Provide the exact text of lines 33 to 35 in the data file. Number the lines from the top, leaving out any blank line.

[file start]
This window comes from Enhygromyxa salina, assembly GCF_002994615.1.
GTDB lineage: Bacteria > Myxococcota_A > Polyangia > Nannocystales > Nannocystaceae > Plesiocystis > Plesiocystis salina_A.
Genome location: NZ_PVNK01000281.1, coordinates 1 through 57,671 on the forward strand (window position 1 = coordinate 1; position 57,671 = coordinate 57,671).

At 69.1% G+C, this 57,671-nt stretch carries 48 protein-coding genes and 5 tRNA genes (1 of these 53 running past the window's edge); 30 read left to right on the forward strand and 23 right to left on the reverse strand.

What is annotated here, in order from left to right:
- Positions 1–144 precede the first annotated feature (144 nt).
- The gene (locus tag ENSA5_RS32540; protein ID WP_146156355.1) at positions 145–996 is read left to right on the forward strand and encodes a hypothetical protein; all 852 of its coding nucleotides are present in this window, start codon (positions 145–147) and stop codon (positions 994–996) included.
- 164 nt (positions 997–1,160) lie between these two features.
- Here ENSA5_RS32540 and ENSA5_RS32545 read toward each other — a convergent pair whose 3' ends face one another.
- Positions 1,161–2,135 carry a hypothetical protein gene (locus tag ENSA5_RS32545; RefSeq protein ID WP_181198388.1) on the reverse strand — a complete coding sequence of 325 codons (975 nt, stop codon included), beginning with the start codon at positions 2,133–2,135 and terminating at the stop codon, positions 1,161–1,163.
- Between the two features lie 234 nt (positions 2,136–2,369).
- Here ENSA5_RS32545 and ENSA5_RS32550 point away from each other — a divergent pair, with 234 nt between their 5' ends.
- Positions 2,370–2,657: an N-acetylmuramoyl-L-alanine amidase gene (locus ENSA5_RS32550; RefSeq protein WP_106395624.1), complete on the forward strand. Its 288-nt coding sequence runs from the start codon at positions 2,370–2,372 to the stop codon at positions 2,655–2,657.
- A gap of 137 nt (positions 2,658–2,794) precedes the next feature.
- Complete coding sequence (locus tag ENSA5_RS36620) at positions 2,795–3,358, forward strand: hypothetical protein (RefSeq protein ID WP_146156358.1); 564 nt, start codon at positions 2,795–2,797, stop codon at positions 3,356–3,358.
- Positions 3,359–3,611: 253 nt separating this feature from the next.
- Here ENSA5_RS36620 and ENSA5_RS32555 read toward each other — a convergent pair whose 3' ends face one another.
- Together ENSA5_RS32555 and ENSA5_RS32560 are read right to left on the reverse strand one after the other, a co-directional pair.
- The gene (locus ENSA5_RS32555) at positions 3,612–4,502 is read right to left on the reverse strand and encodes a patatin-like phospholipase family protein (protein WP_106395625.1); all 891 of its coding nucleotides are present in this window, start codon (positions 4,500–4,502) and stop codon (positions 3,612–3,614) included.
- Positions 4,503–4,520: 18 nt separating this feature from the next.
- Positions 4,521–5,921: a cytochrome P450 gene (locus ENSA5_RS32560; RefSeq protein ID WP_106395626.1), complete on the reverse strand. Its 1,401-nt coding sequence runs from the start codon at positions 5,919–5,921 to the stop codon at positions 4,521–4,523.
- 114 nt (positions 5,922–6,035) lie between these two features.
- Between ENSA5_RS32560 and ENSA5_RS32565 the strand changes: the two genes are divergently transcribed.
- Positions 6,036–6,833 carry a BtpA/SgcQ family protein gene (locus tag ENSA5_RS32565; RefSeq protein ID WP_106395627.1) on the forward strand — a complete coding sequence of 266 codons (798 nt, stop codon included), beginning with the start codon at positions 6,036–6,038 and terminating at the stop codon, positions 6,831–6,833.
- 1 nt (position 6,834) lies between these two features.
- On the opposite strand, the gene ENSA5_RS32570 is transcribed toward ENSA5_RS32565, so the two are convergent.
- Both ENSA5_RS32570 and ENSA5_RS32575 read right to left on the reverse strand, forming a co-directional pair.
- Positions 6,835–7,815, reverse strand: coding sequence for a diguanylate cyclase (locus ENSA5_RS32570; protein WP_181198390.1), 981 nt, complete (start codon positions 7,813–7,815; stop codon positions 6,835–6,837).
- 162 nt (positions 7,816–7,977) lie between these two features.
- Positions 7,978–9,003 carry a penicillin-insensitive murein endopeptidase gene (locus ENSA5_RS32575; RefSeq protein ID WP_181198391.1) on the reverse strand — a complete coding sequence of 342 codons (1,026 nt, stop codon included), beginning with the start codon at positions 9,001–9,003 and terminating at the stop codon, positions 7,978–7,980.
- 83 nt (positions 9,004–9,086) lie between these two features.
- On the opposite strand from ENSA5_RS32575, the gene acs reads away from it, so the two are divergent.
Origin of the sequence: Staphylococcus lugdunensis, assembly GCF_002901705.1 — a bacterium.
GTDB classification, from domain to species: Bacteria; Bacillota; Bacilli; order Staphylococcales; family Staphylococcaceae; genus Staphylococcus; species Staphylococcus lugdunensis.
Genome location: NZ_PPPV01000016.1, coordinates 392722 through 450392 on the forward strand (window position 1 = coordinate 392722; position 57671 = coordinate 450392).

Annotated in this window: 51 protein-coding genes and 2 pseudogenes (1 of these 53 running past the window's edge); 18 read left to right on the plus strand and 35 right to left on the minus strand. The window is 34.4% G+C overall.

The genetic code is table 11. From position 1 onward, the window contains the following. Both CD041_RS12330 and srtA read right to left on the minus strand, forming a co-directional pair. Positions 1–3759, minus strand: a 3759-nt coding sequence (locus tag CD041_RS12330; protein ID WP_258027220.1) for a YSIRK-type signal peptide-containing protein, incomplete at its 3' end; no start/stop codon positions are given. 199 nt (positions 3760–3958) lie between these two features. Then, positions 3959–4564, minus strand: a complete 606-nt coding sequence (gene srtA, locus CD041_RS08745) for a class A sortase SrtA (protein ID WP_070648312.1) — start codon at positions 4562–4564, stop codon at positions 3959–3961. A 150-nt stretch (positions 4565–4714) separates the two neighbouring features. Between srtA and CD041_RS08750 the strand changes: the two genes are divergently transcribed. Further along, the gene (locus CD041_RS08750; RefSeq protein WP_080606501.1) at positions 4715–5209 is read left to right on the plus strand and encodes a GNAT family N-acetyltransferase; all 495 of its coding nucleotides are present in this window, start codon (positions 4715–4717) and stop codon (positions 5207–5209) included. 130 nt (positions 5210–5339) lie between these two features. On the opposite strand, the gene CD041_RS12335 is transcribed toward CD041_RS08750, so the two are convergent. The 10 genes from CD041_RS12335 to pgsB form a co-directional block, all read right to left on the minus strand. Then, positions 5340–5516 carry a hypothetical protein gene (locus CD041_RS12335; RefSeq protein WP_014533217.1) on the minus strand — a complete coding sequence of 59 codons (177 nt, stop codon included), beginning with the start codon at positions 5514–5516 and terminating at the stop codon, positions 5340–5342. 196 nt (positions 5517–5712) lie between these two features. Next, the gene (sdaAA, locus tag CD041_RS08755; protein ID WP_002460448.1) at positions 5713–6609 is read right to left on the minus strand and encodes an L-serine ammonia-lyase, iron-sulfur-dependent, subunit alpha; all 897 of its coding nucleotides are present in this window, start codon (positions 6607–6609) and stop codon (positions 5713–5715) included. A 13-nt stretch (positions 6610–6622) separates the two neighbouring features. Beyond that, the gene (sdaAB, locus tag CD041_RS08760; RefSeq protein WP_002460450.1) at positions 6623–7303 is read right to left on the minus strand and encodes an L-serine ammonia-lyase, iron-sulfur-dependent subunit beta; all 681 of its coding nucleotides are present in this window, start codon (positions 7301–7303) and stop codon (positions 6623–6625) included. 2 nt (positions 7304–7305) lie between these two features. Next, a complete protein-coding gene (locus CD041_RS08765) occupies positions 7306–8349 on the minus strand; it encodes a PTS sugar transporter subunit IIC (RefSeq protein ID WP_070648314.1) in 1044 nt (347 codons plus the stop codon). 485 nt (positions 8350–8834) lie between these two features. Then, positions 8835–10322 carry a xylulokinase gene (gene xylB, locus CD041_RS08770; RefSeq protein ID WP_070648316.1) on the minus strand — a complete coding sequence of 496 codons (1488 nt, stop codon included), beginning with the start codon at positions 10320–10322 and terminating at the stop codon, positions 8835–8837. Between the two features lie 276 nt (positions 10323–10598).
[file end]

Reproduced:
Origin of the sequence: Staphylococcus lugdunensis, assembly GCF_002901705.1 — a bacterium.
GTDB classification, from domain to species: Bacteria; Bacillota; Bacilli; order Staphylococcales; family Staphylococcaceae; genus Staphylococcus; species Staphylococcus lugdunensis.
Genome location: NZ_PPPV01000016.1, coordinates 392722 through 450392 on the forward strand (window position 1 = coordinate 392722; position 57671 = coordinate 450392).